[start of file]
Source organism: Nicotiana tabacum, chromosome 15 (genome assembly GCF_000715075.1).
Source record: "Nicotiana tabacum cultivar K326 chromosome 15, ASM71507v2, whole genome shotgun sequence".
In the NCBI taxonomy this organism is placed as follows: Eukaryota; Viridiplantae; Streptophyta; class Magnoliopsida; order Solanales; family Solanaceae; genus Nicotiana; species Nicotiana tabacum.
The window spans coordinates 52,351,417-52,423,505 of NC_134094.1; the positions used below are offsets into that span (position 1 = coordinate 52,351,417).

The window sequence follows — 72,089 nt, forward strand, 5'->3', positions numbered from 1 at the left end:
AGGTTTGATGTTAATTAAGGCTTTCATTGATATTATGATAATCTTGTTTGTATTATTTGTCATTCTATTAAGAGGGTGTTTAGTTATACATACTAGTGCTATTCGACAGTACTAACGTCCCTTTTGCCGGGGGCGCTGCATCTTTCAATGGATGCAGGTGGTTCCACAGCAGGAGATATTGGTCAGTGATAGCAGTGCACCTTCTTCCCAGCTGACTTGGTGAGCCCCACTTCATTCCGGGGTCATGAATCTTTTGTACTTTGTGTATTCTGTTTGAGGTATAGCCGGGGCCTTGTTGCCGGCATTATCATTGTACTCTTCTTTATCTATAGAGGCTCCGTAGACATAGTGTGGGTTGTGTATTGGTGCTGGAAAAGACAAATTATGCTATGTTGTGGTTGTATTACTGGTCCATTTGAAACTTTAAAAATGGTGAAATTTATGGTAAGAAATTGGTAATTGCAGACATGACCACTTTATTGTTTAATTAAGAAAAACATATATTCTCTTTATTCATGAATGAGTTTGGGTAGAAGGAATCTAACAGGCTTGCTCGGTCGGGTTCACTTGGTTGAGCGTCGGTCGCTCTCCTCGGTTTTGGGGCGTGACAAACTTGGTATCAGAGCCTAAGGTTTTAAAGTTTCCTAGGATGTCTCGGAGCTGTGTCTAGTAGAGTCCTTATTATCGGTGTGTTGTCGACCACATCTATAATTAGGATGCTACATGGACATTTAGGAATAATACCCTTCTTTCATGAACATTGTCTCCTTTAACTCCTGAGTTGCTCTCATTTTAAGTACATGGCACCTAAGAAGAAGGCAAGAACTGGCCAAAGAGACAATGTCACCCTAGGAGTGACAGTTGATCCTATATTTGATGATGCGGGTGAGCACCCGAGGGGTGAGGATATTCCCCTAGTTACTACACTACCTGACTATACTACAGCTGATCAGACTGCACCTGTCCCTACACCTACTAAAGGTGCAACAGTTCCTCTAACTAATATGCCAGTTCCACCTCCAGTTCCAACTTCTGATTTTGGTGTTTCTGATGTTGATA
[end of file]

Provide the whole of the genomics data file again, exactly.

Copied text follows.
Source organism: Nicotiana tabacum, chromosome 15 (genome assembly GCF_000715075.1).
Source record: "Nicotiana tabacum cultivar K326 chromosome 15, ASM71507v2, whole genome shotgun sequence".
In the NCBI taxonomy this organism is placed as follows: Eukaryota; Viridiplantae; Streptophyta; class Magnoliopsida; order Solanales; family Solanaceae; genus Nicotiana; species Nicotiana tabacum.
The window spans coordinates 52,351,417-52,423,505 of NC_134094.1; the positions used below are offsets into that span (position 1 = coordinate 52,351,417).

The window sequence follows — 72,089 nt, forward strand, 5'->3', positions numbered from 1 at the left end:
AGGTTTGATGTTAATTAAGGCTTTCATTGATATTATGATAATCTTGTTTGTATTATTTGTCATTCTATTAAGAGGGTGTTTAGTTATACATACTAGTGCTATTCGACAGTACTAACGTCCCTTTTGCCGGGGGCGCTGCATCTTTCAATGGATGCAGGTGGTTCCACAGCAGGAGATATTGGTCAGTGATAGCAGTGCACCTTCTTCCCAGCTGACTTGGTGAGCCCCACTTCATTCCGGGGTCATGAATCTTTTGTACTTTGTGTATTCTGTTTGAGGTATAGCCGGGGCCTTGTTGCCGGCATTATCATTGTACTCTTCTTTATCTATAGAGGCTCCGTAGACATAGTGTGGGTTGTGTATTGGTGCTGGAAAAGACAAATTATGCTATGTTGTGGTTGTATTACTGGTCCATTTGAAACTTTAAAAATGGTGAAATTTATGGTAAGAAATTGGTAATTGCAGACATGACCACTTTATTGTTTAATTAAGAAAAACATATATTCTCTTTATTCATGAATGAGTTTGGGTAGAAGGAATCTAACAGGCTTGCTCGGTCGGGTTCACTTGGTTGAGCGTCGGTCGCTCTCCTCGGTTTTGGGGCGTGACAAACTTGGTATCAGAGCCTAAGGTTTTAAAGTTTCCTAGGATGTCTCGGAGCTGTGTCTAGTAGAGTCCTTATTATCGGTGTGTTGTCGACCACATCTATAATTAGGATGCTACATGGACATTTAGGAATAATACCCTTCTTTCATGAACATTGTCTCCTTTAACTCCTGAGTTGCTCTCATTTTAAGTACATGGCACCTAAGAAGAAGGCAAGAACTGGCCAAAGAGACAATGTCACCCTAGGAGTGACAGTTGATCCTATATTTGATGATGCGGGTGAGCACCCGAGGGGTGAGGATATTCCCCTAGTTACTACACTACCTGACTATACTACAGCTGATCAGACTGCACCTGTCCCTACACCTACTAAAGGTGCAACAGTTCCTCTAACTAATATGCCAGTTCCACCTCCAGTTCCAACTTCTGATTTTGGTGTTTCTGATGTTGATA